Orchard

Crisp meat of the tree.
Red beating heart of Satan.

Lobes of frail white leaves
hung heavy from the rain.

Knots on branches filling gaps
in the sky when we’d look up

Laying scattered and bruised
on the hard earth after play.

Set into rolled paper bags
by love’s lunch, and gravity.

At rest beneath a sling bag
on the passenger seat at dawn.

Taken in haste as a breakfast
whose quick wits make up time.

Ignition, u-turn, acceleration.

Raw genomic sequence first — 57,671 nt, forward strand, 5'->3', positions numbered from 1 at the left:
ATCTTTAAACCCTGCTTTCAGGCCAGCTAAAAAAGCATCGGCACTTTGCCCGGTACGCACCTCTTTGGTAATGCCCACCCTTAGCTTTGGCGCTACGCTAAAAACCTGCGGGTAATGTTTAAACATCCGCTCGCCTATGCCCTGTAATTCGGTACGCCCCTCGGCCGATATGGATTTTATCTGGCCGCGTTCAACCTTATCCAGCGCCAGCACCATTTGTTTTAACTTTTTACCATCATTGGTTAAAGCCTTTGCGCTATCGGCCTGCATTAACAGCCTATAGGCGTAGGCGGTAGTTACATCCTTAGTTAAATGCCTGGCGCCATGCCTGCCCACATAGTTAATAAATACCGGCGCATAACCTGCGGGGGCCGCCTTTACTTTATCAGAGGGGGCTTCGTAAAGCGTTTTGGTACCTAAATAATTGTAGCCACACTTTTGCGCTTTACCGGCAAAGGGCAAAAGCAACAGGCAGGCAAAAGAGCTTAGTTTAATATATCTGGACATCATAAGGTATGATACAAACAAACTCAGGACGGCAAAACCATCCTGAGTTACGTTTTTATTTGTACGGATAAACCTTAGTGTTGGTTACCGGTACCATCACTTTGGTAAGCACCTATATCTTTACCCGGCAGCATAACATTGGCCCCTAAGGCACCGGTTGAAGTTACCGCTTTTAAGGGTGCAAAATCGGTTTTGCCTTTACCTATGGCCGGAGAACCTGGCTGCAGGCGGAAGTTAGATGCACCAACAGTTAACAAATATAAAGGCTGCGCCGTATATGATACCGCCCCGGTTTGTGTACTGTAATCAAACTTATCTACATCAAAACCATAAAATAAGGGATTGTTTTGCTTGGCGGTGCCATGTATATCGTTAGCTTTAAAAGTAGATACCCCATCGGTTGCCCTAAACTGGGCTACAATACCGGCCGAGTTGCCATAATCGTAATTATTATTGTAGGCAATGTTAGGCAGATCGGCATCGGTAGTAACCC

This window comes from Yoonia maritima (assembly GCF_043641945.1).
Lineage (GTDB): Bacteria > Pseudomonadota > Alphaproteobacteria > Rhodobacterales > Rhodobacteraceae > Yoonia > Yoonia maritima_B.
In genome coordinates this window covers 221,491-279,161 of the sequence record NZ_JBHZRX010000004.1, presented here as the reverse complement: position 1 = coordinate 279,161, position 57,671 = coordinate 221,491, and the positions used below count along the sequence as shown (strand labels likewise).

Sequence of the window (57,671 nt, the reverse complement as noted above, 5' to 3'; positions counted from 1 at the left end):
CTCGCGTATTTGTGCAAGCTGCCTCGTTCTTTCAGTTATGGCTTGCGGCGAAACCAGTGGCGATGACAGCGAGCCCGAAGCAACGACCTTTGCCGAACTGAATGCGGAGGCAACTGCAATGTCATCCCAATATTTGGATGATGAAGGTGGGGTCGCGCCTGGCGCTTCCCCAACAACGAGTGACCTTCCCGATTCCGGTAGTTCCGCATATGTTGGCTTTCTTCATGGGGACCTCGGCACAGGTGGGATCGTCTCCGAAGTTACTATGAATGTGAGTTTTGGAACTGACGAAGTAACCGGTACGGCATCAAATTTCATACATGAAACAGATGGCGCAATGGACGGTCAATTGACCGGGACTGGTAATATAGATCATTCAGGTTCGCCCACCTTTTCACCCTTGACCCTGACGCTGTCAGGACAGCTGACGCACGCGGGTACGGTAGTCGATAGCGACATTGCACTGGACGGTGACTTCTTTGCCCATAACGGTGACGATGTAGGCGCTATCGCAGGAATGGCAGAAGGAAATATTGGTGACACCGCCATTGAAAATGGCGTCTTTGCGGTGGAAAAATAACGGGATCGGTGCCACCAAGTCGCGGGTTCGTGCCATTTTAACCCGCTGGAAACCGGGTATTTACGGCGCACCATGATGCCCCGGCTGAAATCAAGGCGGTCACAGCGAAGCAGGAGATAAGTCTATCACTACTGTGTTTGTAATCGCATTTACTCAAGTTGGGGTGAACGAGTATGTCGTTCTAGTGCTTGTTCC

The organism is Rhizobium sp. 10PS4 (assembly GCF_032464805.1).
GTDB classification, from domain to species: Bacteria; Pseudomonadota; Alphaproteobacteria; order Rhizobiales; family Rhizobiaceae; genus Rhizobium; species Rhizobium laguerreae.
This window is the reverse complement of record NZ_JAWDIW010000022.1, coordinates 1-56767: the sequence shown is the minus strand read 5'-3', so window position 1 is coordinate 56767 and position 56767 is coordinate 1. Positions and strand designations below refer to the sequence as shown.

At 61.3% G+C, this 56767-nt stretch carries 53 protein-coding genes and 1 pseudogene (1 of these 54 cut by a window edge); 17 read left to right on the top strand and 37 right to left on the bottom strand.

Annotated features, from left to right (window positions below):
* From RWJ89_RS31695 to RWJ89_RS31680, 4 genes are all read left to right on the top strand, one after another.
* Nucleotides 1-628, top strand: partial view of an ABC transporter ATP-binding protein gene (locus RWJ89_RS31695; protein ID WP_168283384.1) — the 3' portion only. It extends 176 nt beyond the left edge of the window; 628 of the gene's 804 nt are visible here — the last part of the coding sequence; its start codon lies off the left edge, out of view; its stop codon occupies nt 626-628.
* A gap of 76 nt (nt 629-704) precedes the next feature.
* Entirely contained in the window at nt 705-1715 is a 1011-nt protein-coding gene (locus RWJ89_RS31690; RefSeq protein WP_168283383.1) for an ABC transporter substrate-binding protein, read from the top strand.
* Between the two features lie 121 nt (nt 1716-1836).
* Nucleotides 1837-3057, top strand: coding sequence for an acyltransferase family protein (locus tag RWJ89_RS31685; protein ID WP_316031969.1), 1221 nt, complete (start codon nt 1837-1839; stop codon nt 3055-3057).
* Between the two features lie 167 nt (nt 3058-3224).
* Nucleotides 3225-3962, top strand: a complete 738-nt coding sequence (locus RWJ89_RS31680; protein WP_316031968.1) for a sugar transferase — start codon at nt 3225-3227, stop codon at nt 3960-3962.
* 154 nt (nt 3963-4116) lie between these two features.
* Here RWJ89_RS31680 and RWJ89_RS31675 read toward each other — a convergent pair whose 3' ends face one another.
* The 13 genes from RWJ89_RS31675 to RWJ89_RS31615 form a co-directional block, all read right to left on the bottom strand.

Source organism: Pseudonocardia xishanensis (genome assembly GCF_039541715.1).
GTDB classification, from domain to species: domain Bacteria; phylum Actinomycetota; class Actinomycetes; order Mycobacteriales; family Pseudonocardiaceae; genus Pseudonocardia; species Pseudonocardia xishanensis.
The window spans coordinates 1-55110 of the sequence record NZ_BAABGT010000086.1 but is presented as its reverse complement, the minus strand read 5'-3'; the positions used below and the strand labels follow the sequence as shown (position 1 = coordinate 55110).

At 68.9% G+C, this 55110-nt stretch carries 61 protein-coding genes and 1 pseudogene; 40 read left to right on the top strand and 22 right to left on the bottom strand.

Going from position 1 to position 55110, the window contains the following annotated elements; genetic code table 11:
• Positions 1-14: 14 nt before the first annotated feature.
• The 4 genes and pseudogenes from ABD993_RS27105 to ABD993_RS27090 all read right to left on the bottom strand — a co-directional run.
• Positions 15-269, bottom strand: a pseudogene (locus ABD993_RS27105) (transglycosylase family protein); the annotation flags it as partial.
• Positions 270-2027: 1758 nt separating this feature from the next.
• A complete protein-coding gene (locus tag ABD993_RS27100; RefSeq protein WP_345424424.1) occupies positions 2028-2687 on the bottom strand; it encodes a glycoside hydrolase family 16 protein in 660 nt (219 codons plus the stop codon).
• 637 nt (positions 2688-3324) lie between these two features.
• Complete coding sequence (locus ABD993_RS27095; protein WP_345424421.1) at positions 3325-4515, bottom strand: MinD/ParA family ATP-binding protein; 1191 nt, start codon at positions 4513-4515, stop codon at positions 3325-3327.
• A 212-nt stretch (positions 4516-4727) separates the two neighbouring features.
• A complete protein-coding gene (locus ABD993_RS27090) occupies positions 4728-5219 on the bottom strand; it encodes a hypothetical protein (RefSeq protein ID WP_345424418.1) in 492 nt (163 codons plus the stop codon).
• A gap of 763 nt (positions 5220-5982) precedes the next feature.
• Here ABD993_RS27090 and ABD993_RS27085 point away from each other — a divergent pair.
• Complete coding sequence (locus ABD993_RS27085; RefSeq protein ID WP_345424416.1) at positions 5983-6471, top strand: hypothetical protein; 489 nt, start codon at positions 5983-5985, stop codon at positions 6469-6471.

When I reach

to lift it
a bite

already taken.
My mind, ganglia, age.

I scan the landscape missing
the swallow, the sweet stab

of teeth. The flesh unbrowned,
incisor scrape-shape, familial.

And the rest, as filling now
as it was on that fall hill.

But something’s gone, family farms,
fresh cider, the need to look

for wormholes. Years, like pesticides
killing seemingly useless things.

Taking with it names and faces
of secret keepers, sexual partners,

your third car, fourth kiss, good cells
around the cancer, and the bees.

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